The resurgence of vinyl records: why analog lives on

Vinyl sales are up, while CDs continue their downward slide. Like most boomers, I hauled my last turntable to Goodwill back in the ’80s. I recently bought another to hear my son’s new album, released on vinyl. Vinyl becomes personal in a way that digital music never does.

Ann Hermes/The Christian Science Monitor/File
Customers peruse the vinyl record collection at Bleecker Street Records in New York, June 29, 2008. Op-ed contributor Jim Sollisch says vinyl lets you 'hear music the way it was supposed to sound – warm and rich and breathing – not as if you were in a sterile studio, surrounded by a thousand tiny speakers, but as if you were right there in the room with the band.'

My son Max, a 24-year old indie singer-songwriter, just released his first full-length album. Yes, I said “album.” His record label released it on vinyl, not disc. (It does come with a free download card.)

Vinyl sales were up 16 percent last year (and that’s on top of a 36 percent increase in 2011) while CDs continue their downward slide. At first blush, this sounds either like fiction or a miracle. What’s next, the return of rotary phones?

But it’s true. If you’re in the midst of middle age, and you want to impress a twenty-something, get a turntable, dig out your Led Zeppelin albums, and invite him over to listen to some music.

Yes, it really is a miracle: Analog lives.

And not just in the world of music. I work in advertising, and every hipster is carrying a sketchbook or blank book. They whip them out in meetings, making those of us who never totally gave up paper feel relevant again. They all have digital tablets, of course, but this seems to be their way of saying, “I’m in the moment here. I’m paying attention.” Either that, or the sketchbook is just too cool an accessory to give up.

Organic gardening – the analog version of buying produce at the supermarket – is back, too.

And while e-book sales are rising, print books are showing remarkable staying power, according to a recent Nielson report. And it’s not an either/or proposition. You might buy the e-version of a popular novel and the print version of a book of poetry or non-fiction.

Same with music. Buy the vinyl and get a download card, and you’ll also get something that leaves a mark, a half a pound of vinyl that says, “This music exists.” You’ll get a 12-by-12-in. piece of art. And lyrics you can actually read. You’ll even be able to find out what musicians played on what tracks. And most importantly you’ll hear music the way it was supposed to sound – warm and rich and breathing – not as if you were in a sterile studio, surrounded by a thousand tiny speakers, but as if you were right there in the room with the band.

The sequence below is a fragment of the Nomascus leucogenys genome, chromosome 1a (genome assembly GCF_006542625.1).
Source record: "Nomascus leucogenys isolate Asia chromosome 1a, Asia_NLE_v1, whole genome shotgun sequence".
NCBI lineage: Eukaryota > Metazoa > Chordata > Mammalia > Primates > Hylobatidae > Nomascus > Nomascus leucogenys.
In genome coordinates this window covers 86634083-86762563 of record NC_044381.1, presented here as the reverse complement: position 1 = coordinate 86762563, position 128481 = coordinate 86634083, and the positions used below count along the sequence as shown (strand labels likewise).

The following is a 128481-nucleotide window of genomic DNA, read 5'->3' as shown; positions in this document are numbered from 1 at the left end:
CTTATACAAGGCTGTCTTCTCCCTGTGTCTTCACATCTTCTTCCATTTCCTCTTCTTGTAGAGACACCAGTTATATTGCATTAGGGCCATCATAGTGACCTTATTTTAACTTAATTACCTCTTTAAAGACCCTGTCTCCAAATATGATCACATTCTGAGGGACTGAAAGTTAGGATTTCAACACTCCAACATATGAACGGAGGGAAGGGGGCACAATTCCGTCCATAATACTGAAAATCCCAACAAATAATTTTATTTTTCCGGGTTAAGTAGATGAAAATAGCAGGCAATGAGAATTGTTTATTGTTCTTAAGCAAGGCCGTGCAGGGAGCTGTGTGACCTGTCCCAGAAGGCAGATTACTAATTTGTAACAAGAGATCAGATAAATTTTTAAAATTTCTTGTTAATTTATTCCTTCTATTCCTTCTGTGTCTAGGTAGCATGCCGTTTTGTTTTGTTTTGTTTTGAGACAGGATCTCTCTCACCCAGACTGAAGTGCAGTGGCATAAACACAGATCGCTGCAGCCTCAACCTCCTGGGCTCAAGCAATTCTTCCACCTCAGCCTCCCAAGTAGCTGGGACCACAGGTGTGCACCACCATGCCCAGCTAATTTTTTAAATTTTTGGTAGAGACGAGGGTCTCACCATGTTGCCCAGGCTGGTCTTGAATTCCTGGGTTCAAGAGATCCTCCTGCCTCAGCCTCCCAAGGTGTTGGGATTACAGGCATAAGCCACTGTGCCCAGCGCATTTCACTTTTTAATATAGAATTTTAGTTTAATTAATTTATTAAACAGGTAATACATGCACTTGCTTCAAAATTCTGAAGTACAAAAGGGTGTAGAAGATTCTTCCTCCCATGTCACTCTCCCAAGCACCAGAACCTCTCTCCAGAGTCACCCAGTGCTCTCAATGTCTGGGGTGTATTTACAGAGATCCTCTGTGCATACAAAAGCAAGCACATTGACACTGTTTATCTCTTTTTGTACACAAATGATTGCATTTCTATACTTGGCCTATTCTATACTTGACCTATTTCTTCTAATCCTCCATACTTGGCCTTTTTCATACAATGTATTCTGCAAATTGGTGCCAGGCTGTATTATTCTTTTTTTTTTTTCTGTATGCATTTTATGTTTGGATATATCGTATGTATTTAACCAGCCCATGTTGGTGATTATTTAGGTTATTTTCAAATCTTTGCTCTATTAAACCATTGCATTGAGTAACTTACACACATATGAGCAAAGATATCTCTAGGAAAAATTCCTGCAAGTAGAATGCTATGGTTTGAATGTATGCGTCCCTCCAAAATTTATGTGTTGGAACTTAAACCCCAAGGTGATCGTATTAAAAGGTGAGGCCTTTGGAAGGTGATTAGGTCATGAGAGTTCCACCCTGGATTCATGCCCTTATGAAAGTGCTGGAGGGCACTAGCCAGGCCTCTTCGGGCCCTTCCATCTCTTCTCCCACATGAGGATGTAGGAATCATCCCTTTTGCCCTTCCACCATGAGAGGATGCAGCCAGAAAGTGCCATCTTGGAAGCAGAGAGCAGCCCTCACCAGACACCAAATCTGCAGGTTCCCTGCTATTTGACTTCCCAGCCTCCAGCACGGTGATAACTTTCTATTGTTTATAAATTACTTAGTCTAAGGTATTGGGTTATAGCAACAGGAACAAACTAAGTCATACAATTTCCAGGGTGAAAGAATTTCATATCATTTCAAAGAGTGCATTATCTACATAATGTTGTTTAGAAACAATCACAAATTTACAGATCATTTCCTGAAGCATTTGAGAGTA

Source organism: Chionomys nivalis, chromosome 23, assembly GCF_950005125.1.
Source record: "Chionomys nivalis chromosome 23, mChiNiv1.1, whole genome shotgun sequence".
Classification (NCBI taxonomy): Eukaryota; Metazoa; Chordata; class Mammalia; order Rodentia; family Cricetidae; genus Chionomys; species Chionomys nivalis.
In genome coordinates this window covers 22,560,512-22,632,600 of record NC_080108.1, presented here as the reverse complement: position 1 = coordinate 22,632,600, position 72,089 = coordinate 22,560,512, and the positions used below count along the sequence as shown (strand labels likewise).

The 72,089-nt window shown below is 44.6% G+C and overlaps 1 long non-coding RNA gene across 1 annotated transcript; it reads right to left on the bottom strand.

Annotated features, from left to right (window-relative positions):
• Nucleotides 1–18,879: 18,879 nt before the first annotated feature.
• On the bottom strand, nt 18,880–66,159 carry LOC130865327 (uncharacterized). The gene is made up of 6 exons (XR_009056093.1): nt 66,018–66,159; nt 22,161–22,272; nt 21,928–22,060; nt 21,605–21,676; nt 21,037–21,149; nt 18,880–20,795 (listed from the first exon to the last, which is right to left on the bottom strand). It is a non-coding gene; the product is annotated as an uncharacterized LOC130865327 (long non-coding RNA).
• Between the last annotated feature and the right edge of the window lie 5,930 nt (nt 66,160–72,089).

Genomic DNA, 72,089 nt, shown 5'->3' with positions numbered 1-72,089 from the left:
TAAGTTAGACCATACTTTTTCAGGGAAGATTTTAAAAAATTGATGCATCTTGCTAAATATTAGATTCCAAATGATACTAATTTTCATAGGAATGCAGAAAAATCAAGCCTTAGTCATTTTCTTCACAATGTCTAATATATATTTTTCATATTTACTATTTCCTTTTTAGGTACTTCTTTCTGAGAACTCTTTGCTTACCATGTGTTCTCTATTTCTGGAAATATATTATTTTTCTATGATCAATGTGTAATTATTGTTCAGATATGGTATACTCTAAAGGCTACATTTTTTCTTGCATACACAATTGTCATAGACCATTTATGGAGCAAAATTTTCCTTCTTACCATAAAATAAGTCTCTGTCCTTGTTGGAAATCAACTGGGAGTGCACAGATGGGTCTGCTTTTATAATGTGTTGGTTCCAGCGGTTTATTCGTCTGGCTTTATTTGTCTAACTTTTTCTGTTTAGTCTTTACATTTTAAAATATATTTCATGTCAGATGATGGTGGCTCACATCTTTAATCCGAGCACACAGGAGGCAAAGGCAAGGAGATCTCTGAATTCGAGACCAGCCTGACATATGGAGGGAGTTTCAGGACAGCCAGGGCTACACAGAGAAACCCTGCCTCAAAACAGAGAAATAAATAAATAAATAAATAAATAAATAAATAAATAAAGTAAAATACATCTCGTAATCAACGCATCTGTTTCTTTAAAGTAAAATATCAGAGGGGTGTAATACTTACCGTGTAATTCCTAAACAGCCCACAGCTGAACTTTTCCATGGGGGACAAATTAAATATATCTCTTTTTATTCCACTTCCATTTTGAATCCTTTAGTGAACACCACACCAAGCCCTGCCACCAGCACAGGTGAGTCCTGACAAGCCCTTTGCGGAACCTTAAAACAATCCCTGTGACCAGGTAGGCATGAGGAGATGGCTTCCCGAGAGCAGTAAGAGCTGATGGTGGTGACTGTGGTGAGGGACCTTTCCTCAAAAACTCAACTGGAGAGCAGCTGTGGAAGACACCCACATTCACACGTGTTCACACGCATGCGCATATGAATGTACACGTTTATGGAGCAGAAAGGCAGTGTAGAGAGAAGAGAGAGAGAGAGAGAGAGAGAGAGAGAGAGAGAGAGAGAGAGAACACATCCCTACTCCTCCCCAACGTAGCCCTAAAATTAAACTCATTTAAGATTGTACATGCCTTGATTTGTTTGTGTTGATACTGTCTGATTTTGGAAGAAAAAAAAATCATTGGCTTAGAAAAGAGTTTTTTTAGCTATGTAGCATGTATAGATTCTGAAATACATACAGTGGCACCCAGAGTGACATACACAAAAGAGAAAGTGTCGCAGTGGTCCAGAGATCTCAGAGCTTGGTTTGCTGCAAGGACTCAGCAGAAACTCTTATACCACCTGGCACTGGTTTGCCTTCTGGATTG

Like most boomers, I hauled my last turntable to Goodwill back in the ’80s and hooked up my brand new 20-disc CD player. I thought I had entered the future, having no idea the future would take me back to my own basement, where, 25 years later, I would uncover my collection of vinyl albums, stored in the stolen milk crates of my youth, some neglected and silenced for almost 30 years.

A few months ago, I bought a turntable to hear my son’s new album, an experience which ranks right up there with watching him take his first steps. After the album ended, I watched the arm lift and glide back to its cradle. I hadn’t seen that choreography in years. I wanted to see it again. So I hauled the milk crates up from the basement.

The first album I pulled out was Cat Stevens’s “Teaser and the Firecat,” an album I had bought back in 1971, when I was 13, and had last played some time in the ’80s. It was strange the way the album fit my memory. I could anticipate every jump and pop. I knew which song was coming as soon as the last song started its fade. This was my album, marked and scratched by me: an audio fingerprint.

Vinyl becomes personal in a way that digital music never does. Despite Apple’s use of the personal pronoun in naming its products, there is nothing personal about digital music. It’s everyone’s music, identical copies with no personality.

I spent the day listening to my old albums. I kept thinking, since I last heard this album (not the digital version of its songs, but this physical artifact) my parents had died, my children had been born, I lost a marriage, found a career – and somehow I was the same person who had listened to this album in a dorm room late at night, memorizing every word, searching for meaning and for clues to who I would become.

Jim Sollisch is creative director at Marcus Thomas Advertising.

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